Prescription Drug Abuse Risk Factors
Prescription Drugs are becoming highly available causing the substance abuse to increase in the United States. In 2014, 15 million people used prescription drugs for non-medical purposes according to the Substance Abuse and Mental Health Services Administration. It’s an ever-growing problem that many of the drug abusers don’t see as dangerous but in fact actually is. Just because it’s prescribed by a doctor doesn’t necessarily mean it’s safe as some users are too generous with their dosage for it’s sensational effects.
There are many factors as to why some people abuse prescription medication. Some reasons include family history of addiction, suffering from trauma, or even mental disorders like depression and anxiety. These factors aren’t a definite sign that all of those pertaining to those factors abuse drugs, as some may never choose to take prescription medications. The tolerance to prescription pills can increase overtime, so users may become addicted without even realizing it because they’ve become immune and need a higher dosage to feel the effects.
Aside from those risk factors there are other signs to be on the lookout for in their behavioral changes. Some will try to hide their drug addiction but might not be able to hide the signs. Behavioral changes to watch for include irritable without a cause, skip work or school and have a lack of performance in them, act reckless and angry, asking for money or obtaining money from an unknown source, and losing interest in their personal appearance and things/activities they once enjoyed. Not every drug abuser is drawn to the same type of prescription drug; therefore, there are some other physical symptoms to look for when suspecting the abuse of prescription drugs.
Opioids, Depressants, and Stimulants
One of the most common types of prescription drugs are Opioid Pain Relievers. Some examples of opioids are hydrocodone, oxycodone, codeine, morphine, and fentanyl. They are used to treat various conditions like cancer and surgery recovery. Due to the effect of feeling very happy and super relaxed these drugs are often abused. Common physical symptoms of opioid abuse include constricted pupils, droopy eyes, dry mouth, lowered blood pressure, lack of coordination, sleep deprivation, nausea, vomiting, slow or slurred speech, dry itchy skin, dizziness, and weakness.
Sleep aids, sedatives, and tranquilizers are all types of depressants. They are often used to treat conditions like anxiety, panic attacks, and other sleep disorders. When abusing these types of prescription drugs it can often produce a feeling of intense excitement and happiness. Symptoms of depressant drug abuse to watch for include memory problems, slowed reflexes, slurred speech, lowered blood pressure, impaired judgement, dizziness, lack of coordination, and a decreased attention span.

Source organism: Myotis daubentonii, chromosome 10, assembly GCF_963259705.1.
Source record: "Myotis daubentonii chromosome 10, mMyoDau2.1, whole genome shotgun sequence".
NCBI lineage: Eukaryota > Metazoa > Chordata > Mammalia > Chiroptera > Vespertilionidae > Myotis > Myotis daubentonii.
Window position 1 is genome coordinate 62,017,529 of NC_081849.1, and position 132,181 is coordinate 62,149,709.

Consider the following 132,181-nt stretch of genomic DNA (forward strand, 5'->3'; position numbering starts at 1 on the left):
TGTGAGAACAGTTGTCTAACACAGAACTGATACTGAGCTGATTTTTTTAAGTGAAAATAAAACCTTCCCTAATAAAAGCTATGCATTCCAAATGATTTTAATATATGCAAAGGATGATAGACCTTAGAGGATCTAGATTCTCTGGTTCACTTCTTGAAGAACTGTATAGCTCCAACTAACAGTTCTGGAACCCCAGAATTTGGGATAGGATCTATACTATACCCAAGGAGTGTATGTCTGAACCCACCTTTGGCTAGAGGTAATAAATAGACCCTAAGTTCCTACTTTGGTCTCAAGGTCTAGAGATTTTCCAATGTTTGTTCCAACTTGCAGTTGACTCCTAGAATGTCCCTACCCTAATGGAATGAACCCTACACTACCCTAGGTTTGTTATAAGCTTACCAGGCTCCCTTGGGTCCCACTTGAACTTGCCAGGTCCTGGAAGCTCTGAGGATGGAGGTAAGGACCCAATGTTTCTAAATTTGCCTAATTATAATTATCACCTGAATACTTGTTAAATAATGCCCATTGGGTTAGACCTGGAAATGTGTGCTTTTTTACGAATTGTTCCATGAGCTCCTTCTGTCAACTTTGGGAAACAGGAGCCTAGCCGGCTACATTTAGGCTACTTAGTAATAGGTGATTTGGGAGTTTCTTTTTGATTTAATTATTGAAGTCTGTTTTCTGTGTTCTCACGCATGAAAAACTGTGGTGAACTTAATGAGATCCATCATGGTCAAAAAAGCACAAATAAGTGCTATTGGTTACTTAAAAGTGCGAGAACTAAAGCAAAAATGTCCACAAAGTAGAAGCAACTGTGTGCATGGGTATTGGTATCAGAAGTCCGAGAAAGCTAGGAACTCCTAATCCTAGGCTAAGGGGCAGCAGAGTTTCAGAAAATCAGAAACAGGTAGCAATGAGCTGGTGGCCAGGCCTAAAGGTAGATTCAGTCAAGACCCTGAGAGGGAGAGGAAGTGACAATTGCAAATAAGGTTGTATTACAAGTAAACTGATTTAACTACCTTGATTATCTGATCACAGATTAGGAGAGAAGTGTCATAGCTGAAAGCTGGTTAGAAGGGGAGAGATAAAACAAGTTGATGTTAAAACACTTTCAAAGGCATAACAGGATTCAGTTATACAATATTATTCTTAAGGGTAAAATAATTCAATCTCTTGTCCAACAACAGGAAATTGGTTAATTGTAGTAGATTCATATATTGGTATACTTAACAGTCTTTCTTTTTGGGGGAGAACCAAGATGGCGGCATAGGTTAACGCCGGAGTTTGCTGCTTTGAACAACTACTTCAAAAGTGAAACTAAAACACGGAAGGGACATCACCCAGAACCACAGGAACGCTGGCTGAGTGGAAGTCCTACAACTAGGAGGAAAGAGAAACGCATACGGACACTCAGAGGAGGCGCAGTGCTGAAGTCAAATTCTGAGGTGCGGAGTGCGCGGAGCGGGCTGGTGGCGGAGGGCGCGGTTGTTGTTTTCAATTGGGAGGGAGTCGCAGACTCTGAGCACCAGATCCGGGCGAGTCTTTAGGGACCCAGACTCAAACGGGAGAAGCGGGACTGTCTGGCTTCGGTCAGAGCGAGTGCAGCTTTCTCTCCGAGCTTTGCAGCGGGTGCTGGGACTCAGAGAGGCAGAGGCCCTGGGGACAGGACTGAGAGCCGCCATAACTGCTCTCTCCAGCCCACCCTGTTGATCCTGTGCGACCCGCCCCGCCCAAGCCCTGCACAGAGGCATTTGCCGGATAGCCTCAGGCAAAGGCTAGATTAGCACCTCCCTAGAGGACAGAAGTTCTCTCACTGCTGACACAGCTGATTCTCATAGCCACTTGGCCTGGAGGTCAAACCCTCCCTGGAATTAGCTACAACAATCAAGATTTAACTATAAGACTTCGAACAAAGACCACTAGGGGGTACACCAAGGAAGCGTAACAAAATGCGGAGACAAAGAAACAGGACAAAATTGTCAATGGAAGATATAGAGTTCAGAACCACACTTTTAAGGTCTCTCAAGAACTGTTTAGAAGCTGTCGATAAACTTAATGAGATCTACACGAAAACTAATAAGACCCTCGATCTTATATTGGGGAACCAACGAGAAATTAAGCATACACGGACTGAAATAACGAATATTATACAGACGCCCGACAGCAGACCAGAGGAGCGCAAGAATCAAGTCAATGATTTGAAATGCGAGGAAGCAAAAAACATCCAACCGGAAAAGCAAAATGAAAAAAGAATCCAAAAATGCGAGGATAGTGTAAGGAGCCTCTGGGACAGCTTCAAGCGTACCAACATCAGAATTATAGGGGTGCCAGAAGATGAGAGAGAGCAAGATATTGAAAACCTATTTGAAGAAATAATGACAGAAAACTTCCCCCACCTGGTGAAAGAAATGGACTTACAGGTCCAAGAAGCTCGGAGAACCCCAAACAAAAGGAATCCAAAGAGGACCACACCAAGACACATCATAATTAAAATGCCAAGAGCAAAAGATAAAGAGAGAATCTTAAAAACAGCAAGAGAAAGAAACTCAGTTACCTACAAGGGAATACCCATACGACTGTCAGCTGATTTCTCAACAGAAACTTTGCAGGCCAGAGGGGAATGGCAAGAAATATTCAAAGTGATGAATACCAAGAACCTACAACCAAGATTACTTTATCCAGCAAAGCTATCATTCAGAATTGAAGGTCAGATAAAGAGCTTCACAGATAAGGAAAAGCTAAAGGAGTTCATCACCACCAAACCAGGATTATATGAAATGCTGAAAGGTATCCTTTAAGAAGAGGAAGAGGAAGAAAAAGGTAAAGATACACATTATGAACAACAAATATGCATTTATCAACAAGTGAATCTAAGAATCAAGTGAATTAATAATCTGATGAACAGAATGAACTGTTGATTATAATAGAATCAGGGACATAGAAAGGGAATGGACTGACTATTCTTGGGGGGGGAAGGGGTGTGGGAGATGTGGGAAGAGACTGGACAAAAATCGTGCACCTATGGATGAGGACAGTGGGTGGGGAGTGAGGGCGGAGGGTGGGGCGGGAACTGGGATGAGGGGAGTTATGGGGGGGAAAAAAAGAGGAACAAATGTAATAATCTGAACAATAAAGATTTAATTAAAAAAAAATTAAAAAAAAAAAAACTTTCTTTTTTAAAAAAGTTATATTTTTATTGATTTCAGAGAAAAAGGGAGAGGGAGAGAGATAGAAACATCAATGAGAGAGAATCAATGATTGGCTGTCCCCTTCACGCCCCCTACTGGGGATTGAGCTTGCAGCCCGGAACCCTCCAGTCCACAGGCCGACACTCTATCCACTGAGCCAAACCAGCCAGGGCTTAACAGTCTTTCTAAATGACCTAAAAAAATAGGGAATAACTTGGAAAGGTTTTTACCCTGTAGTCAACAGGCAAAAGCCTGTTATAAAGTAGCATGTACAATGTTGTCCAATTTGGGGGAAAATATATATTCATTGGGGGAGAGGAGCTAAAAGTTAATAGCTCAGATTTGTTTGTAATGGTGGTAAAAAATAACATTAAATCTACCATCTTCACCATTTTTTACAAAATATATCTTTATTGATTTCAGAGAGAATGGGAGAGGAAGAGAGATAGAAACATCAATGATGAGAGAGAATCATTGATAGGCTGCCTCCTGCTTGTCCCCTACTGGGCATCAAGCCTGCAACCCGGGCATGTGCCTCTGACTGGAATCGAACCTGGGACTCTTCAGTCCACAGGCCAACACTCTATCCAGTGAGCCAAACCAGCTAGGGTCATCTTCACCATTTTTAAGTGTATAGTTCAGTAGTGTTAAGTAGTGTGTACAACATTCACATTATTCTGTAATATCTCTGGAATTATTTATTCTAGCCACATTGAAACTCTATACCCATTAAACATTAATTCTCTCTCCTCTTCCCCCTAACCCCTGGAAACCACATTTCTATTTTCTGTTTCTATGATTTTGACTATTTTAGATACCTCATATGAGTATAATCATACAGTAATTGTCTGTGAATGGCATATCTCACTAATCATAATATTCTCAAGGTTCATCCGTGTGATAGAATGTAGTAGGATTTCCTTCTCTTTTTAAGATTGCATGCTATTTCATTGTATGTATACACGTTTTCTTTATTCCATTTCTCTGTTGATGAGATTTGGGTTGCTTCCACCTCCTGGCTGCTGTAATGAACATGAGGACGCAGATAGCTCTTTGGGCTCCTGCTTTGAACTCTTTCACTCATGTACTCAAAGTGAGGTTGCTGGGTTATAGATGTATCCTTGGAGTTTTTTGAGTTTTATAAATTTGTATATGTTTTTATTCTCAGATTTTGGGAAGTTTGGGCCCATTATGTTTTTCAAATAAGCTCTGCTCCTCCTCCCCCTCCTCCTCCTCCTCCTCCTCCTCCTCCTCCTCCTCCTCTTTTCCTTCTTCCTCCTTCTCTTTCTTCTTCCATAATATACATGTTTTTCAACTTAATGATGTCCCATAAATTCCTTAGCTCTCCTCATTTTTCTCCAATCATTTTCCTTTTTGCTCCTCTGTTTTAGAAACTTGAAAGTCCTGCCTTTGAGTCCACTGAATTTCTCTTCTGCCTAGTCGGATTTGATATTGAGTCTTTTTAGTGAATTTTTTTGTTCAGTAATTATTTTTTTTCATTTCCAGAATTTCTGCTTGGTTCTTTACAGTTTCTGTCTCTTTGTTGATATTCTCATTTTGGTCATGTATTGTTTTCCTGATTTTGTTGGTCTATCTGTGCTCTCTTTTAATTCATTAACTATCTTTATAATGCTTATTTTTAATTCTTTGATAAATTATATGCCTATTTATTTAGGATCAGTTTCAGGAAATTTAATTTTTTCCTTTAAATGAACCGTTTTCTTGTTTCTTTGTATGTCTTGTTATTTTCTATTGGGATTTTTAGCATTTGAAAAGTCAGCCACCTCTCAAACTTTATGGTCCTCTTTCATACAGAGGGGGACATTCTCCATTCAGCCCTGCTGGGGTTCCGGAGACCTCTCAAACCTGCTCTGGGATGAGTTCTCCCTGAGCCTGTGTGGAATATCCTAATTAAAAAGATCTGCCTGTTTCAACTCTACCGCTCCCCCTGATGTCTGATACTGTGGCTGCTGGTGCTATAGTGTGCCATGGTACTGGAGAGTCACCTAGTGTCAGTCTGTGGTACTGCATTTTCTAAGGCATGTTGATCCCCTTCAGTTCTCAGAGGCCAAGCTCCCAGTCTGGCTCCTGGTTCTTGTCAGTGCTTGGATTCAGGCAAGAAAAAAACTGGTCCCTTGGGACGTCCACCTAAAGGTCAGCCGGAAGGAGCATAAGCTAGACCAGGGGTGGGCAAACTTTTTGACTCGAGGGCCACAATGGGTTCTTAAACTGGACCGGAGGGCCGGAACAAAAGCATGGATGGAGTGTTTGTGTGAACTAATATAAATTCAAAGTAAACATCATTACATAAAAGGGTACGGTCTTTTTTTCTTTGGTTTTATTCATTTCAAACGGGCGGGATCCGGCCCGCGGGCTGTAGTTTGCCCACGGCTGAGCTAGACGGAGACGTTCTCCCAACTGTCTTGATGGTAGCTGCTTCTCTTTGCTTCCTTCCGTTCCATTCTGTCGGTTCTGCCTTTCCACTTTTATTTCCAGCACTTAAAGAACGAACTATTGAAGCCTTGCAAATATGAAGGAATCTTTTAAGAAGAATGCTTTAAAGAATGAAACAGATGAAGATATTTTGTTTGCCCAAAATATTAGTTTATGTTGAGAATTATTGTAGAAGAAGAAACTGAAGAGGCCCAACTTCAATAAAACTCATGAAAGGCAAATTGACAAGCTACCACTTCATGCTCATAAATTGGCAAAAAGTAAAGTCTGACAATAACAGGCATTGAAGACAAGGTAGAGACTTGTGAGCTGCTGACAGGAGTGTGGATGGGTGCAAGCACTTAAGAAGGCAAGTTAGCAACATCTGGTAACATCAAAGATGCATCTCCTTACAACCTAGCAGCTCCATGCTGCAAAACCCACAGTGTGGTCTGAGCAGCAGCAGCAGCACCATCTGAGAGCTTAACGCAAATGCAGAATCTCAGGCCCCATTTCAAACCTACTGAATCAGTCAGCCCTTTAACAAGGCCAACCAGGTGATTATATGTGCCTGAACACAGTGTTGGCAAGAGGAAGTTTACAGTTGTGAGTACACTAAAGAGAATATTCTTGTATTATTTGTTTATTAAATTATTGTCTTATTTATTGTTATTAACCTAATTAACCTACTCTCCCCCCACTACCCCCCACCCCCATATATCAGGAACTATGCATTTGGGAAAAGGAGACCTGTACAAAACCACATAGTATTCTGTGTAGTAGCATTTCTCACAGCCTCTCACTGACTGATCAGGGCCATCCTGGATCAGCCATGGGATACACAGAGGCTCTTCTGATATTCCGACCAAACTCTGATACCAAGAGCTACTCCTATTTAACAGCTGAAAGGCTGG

Attention deficit disorder or attention deficit hyperactivity disorder (ADD or ADHD), narcolepsy, and obesity are often treated with stimulants. They make the user more alert by sending messages between the brain and the body to move faster, so they make them feel more active and alert. A couple common medications are Adderall, and Ritalin. Some physical symptoms of stimulant abuse include increased blood pressure and heart rate, dilated pupils, anxiety, shaking, sweating, restlessness, loss of appetite, weight loss, aggressiveness, paranoia, high body temperature, memory loss, and problems thinking clearly.
Recovery and Rehab
Addiction is a mental illness, and it is very important to recognize it and address it as soon as possible. The first step towards the road to recovery is to admit they have a problem and take responsibility for their actions. It is important to express your concerns in a non-judgmental way as threats, preaching, and punishment may only increase their drug abuse because of the shame and guilt. After admitting they have a problem they can receive treatment by going through drug rehab.
Drug rehab varies depending on the type of treatment. There are short term options including detox, supportive care, and therapy. However, studies show that staying in rehab long term reduces the rates of relapses. Detoxification can take seven to ten days on average, but more serious addictive cases may require a longer stay. In order to reach sobriety it is crucial to flush the body of all of the drugs from the body. This step can be frightening for the patient going through detoxification because they will likely experience very uncomfortable withdrawal symptoms. It’s best to go through detoxification under the supervision of trained medical professionals to make sure they don’t use again while trying to detox.
After the detoxification stage patients may go through substance abuse treatment which varies in length depending on the severity. It can last from as little as thirty days up to a year. Therapy and counseling are crucial factors in this stage in hopes of replacing habits of bad behavior with healthy positive behavior. Once the patient is out of rehab doesn’t mean the treatment for recovery is over. It is important to keep up on the aftercare so a relapse doesn’t occur. Medication and self-help programs, or staying in a sober house are all ways of aftercare to try and prevent a relapse.